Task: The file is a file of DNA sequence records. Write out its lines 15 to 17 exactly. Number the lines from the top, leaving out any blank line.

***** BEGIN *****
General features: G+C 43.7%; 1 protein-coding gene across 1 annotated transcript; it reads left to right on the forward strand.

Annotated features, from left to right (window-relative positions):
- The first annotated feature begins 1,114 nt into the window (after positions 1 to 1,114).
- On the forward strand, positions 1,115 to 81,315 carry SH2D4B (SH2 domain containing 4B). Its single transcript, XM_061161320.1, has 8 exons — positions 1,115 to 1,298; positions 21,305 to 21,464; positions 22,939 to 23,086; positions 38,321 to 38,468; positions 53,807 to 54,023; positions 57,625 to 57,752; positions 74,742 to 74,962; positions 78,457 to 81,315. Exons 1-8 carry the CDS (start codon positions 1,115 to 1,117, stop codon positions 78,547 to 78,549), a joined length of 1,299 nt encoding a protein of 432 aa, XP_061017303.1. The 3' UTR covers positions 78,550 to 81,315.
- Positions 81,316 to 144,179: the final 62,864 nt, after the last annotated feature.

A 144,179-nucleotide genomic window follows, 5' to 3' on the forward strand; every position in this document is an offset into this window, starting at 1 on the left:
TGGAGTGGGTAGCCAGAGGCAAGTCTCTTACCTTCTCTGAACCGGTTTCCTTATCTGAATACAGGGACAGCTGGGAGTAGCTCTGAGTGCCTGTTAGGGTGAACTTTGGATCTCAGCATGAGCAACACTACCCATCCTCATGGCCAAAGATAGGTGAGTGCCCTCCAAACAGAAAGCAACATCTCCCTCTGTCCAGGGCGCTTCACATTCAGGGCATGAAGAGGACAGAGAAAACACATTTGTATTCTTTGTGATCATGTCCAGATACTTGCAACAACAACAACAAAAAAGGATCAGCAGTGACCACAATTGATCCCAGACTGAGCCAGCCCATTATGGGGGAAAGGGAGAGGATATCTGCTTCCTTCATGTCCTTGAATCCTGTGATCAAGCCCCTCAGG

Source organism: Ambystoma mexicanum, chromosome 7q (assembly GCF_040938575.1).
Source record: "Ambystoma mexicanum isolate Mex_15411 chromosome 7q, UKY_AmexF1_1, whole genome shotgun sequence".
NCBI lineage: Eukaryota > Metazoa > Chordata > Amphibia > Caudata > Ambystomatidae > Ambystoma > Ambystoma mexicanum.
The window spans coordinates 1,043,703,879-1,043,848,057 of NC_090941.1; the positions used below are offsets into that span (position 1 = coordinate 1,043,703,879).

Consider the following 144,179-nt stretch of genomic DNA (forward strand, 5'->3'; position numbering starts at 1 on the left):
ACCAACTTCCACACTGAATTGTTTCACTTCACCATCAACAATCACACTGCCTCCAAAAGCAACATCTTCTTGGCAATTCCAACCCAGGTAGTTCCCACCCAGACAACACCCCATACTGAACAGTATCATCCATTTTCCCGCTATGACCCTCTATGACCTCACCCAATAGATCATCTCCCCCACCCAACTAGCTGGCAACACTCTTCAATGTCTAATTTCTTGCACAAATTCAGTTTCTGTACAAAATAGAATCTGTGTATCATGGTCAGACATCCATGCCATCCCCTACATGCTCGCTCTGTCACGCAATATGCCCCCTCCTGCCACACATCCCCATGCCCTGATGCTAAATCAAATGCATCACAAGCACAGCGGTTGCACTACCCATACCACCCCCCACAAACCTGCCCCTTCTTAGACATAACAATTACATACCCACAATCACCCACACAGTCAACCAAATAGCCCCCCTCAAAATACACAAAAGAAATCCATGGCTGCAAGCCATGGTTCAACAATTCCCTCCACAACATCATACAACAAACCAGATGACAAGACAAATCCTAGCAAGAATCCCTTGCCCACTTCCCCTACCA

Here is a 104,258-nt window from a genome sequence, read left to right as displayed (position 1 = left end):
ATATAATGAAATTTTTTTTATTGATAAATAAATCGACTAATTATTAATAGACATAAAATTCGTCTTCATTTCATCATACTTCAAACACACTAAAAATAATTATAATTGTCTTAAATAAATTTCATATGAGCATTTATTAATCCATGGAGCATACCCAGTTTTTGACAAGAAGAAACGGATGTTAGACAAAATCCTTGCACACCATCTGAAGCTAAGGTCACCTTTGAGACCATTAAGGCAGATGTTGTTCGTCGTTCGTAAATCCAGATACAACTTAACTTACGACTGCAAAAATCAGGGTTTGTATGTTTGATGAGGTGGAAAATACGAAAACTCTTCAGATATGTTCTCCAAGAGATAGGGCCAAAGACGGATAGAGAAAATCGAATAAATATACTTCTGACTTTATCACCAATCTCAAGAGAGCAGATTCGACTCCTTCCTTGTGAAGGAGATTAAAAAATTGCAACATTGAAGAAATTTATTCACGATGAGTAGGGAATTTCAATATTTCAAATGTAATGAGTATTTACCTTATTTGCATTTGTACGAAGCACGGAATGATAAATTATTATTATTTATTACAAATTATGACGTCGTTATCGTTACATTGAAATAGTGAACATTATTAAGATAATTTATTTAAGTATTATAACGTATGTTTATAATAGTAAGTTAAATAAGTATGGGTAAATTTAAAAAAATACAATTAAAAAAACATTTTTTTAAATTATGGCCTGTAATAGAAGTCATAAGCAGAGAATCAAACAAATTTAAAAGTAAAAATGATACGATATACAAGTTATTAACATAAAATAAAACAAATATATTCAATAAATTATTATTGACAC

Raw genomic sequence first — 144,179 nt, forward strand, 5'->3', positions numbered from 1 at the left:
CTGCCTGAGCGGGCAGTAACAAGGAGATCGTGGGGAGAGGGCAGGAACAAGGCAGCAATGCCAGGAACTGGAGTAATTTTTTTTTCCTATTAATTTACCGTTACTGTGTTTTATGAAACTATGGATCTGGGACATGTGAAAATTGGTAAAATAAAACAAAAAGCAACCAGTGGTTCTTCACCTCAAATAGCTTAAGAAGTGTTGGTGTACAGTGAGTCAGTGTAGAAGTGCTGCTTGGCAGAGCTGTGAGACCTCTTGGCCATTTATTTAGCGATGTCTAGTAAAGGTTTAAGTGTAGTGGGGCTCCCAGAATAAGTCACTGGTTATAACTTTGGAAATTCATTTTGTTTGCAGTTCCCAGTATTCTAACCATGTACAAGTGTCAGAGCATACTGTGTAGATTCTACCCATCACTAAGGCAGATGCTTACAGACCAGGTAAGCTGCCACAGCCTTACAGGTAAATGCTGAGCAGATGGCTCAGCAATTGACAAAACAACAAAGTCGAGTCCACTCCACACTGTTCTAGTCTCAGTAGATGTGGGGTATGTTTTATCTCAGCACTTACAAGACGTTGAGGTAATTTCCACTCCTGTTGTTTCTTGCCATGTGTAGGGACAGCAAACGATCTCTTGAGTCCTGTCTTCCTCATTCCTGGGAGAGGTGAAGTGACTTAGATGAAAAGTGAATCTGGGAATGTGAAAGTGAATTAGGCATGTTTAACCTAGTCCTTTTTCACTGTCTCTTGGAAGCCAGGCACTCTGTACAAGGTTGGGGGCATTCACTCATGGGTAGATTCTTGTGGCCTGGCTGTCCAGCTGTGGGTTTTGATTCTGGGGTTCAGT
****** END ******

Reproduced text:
ATATAATGAAATTTTTTTTATTGATAAATAAATCGACTAATTATTAATAGACATAAAATTCGTCTTCATTTCATCATACTTCAAACACACTAAAAATAATTATAATTGTCTTAAATAAATTTCATATGAGCATTTATTAATCCATGGAGCATACCCAGTTTTTGACAAGAAGAAACGGATGTTAGACAAAATCCTTGCACACCATCTGAAGCTAAGGTCACCTTTGAGACCATTAAGGCAGATGTTGTTCGTCGTTCGTAAATCCAGATACAACTTAACTTACGACTGCAAAAATCAGGGTTTGTATGTTTGATGAGGTGGAAAATACGAAAACTCTTCAGATATGTTCTCCAAGAGATAGGGCCAAAGACGGATAGAGAAAATCGAATAAATATACTTCTGACTTTATCACCAATCTCAAGAGAGCAGATTCGACTCCTTCCTTGTGAAGGAGATTAAAAAATTGCAACATTGAAGAAATTTATTCACGATGAGTAGGGAATTTCAATATTTCAAATGTAATGAGTATTTACCTTATTTGCATTTGTACGAAGCACGGAATGATAAATTATTATTATTTATTACAAATTATGACGTCGTTATCGTTACATTGAAATAGTGAACATTATTAAGATAATTTATTTAAGTATTATAACGTATGTTTATAATAGTAAGTTAAATAAGTATGGGTAAATTTAAAAAAATACAATTAAAAAAACATTTTTTTAAATTATGGCCTGTAATAGAAGTCATAAGCAGAGAATCAAACAAATTTAAAAGTAAAAATGATACGATATACAAGTTATTAACATAAAATAAAACAAATATATTCAATAAATTATTATTGACAC

Raw genomic sequence first — 144,179 nt, forward strand, 5'->3', positions numbered from 1 at the left:
CTGCCTGAGCGGGCAGTAACAAGGAGATCGTGGGGAGAGGGCAGGAACAAGGCAGCAATGCCAGGAACTGGAGTAATTTTTTTTTCCTATTAATTTACCGTTACTGTGTTTTATGAAACTATGGATCTGGGACATGTGAAAATTGGTAAAATAAAACAAAAAGCAACCAGTGGTTCTTCACCTCAAATAGCTTAAGAAGTGTTGGTGTACAGTGAGTCAGTGTAGAAGTGCTGCTTGGCAGAGCTGTGAGACCTCTTGGCCATTTATTTAGCGATGTCTAGTAAAGGTTTAAGTGTAGTGGGGCTCCCAGAATAAGTCACTGGTTATAACTTTGGAAATTCATTTTGTTTGCAGTTCCCAGTATTCTAACCATGTACAAGTGTCAGAGCATACTGTGTAGATTCTACCCATCACTAAGGCAGATGCTTACAGACCAGGTAAGCTGCCACAGCCTTACAGGTAAATGCTGAGCAGATGGCTCAGCAATTGACAAAACAACAAAGTCGAGTCCACTCCACACTGTTCTAGTCTCAGTAGATGTGGGGTATGTTTTATCTCAGCACTTACAAGACGTTGAGGTAATTTCCACTCCTGTTGTTTCTTGCCATGTGTAGGGACAGCAAACGATCTCTTGAGTCCTGTCTTCCTCATTCCTGGGAGAGGTGAAGTGACTTAGATGAAAAGTGAATCTGGGAATGTGAAAGTGAATTAGGCATGTTTAACCTAGTCCTTTTTCACTGTCTCTTGGAAGCCAGGCACTCTGTACAAGGTTGGGGGCATTCACTCATGGGTAGATTCTTGTGGCCTGGCTGTCCAGCTGTGGGTTTTGATTCTGGGGTTCAGT